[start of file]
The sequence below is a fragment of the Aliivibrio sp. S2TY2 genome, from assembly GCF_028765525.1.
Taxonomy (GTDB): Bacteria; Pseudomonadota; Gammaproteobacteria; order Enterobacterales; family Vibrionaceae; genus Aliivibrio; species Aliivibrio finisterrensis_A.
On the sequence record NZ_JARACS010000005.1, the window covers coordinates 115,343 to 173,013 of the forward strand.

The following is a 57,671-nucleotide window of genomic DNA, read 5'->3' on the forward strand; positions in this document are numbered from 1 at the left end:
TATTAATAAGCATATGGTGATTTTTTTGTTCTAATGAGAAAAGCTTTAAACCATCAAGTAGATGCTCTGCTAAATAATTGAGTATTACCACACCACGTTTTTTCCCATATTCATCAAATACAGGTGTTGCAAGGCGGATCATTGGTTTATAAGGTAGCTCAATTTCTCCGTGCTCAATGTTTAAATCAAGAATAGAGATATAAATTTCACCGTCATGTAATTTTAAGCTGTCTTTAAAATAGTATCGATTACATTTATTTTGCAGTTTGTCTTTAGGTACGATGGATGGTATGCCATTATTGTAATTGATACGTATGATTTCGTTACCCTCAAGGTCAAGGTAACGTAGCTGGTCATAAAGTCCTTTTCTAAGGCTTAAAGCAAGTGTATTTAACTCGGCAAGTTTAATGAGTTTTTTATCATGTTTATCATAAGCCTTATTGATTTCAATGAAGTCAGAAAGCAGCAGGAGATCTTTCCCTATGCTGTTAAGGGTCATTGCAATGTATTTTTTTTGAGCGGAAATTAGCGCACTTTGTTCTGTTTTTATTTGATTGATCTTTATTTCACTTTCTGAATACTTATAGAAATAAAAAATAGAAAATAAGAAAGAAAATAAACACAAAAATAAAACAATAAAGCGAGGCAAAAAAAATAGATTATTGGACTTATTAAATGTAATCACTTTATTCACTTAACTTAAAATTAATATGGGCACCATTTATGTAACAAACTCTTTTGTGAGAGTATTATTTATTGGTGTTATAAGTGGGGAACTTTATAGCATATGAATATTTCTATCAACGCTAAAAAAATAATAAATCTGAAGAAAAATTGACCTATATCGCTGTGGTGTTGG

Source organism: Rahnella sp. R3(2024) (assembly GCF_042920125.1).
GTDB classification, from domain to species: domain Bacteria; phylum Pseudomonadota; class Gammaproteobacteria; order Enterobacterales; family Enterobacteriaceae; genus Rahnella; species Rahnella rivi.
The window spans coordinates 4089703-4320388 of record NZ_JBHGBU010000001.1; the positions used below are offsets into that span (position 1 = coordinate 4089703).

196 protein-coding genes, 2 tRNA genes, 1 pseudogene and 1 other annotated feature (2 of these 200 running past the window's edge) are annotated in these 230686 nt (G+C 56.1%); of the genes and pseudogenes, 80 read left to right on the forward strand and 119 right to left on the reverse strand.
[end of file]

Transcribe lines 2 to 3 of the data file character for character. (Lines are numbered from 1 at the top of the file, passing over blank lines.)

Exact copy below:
Taxonomy (GTDB): Bacteria; Pseudomonadota; Gammaproteobacteria; order Enterobacterales; family Vibrionaceae; genus Aliivibrio; species Aliivibrio finisterrensis_A.
On the sequence record NZ_JARACS010000005.1, the window covers coordinates 115,343 to 173,013 of the forward strand.